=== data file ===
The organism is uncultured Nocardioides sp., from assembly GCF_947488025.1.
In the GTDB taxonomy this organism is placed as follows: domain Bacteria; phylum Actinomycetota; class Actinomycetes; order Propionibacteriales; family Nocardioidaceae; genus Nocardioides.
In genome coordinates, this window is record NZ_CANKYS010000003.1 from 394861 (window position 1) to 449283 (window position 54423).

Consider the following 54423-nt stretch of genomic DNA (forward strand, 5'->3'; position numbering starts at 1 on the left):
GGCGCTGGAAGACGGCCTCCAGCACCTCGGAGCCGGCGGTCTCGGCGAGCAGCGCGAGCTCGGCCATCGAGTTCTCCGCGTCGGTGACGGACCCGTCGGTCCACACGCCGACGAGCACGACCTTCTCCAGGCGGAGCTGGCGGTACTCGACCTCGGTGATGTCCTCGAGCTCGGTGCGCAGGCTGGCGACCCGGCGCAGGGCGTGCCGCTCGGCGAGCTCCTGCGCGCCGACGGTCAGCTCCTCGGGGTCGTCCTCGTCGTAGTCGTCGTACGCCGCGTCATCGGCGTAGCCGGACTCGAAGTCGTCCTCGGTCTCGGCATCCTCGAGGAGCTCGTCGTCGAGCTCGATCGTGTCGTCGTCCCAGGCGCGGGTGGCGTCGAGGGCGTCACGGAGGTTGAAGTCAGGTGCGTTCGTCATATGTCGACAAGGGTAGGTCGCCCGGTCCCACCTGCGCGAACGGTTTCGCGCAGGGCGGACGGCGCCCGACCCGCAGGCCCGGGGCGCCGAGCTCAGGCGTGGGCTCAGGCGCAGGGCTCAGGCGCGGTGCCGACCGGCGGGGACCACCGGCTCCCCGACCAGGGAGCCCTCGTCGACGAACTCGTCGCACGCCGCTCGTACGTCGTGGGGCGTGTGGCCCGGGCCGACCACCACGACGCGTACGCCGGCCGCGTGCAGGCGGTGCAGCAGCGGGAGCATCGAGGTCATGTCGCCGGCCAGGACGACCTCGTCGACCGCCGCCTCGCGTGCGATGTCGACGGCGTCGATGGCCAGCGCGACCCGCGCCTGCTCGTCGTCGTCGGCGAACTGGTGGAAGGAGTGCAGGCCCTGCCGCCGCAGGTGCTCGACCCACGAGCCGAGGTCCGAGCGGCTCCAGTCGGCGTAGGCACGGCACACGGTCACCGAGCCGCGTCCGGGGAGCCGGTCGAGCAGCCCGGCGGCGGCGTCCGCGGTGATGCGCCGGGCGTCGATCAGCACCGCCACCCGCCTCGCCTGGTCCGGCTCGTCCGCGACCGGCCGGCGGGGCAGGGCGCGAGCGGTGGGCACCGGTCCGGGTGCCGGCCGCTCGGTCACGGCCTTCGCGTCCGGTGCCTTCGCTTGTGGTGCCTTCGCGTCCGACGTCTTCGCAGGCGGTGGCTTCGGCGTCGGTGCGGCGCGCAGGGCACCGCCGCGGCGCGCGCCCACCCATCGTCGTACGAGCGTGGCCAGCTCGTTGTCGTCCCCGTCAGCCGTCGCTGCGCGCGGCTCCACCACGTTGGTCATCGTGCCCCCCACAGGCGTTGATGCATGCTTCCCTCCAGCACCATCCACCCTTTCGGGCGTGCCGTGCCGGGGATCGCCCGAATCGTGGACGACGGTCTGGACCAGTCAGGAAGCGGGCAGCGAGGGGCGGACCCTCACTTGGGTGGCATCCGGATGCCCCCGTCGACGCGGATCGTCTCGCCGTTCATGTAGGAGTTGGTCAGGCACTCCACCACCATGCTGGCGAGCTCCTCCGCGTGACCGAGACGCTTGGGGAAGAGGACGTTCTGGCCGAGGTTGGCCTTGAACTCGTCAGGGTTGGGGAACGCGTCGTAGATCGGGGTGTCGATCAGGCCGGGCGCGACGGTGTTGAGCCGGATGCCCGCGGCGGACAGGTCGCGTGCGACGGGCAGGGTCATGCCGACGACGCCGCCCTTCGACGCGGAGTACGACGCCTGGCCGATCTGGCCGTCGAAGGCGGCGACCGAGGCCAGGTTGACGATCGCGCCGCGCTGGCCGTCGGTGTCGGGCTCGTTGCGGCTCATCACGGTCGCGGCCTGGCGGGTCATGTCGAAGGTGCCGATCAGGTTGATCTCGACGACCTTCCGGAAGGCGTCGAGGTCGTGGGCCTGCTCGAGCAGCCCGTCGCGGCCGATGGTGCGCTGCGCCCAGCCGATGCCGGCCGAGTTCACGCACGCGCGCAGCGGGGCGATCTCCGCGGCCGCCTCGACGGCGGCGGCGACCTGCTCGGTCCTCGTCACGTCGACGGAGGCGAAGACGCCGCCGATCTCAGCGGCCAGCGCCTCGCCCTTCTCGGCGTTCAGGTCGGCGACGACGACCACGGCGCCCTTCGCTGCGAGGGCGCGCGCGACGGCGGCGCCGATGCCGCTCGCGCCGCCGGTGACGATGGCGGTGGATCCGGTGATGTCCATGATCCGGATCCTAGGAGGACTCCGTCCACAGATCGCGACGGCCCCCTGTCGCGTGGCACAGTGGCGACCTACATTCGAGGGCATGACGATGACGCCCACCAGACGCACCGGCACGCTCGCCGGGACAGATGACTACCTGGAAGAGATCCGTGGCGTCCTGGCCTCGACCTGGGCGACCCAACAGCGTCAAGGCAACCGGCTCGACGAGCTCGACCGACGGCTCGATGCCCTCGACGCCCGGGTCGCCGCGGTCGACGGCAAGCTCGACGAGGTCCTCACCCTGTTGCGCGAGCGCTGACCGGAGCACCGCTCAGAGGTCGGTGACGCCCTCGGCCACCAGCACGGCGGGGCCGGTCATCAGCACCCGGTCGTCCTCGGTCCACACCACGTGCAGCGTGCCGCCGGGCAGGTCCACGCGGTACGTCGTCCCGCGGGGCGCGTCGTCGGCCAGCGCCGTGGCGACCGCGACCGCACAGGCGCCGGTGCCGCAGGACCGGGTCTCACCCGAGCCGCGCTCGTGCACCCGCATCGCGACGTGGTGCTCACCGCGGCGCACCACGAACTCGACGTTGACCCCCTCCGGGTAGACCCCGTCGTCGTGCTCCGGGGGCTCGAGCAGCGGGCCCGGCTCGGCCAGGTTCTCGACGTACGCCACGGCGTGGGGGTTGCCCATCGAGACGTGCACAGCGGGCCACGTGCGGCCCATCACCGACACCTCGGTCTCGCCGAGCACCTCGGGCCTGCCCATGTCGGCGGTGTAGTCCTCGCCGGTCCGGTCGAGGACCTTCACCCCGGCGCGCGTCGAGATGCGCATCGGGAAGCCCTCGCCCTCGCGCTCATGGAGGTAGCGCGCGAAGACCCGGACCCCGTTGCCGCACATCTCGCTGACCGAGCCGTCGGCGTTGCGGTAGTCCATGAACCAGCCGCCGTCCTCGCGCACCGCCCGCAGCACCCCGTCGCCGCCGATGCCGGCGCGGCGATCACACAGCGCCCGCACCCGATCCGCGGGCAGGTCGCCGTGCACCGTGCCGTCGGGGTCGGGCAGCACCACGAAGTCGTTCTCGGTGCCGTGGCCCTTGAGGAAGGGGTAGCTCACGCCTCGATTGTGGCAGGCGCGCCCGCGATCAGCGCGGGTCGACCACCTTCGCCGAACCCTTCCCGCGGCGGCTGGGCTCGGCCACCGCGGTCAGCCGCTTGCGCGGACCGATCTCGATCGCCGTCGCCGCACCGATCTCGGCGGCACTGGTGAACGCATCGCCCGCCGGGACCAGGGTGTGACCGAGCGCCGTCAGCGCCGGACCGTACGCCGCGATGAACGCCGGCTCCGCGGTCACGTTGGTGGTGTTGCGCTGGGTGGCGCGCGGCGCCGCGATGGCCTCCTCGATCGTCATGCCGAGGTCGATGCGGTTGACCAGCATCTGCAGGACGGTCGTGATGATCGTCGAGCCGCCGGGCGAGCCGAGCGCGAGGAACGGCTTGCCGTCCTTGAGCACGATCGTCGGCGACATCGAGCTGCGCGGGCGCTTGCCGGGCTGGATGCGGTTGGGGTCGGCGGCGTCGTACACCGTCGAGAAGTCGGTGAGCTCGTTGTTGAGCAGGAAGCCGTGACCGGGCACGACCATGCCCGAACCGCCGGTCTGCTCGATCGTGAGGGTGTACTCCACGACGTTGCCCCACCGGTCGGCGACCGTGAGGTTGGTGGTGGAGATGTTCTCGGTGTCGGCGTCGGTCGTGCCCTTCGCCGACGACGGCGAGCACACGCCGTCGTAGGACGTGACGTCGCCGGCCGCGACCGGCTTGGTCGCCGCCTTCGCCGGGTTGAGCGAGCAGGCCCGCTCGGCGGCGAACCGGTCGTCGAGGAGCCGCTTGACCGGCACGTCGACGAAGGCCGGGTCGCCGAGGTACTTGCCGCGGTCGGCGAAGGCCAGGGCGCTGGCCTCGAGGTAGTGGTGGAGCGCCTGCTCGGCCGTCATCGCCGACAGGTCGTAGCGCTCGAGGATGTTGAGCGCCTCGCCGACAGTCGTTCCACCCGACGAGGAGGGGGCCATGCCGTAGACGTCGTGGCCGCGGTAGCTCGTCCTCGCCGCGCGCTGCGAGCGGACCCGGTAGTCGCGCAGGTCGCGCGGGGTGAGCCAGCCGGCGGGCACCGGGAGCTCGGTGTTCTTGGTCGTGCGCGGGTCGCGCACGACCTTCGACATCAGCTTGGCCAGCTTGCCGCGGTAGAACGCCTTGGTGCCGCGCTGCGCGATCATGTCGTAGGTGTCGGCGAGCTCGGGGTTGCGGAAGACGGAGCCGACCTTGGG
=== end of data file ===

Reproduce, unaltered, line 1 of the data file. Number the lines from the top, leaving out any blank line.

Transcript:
The organism is uncultured Nocardioides sp., from assembly GCF_947488025.1.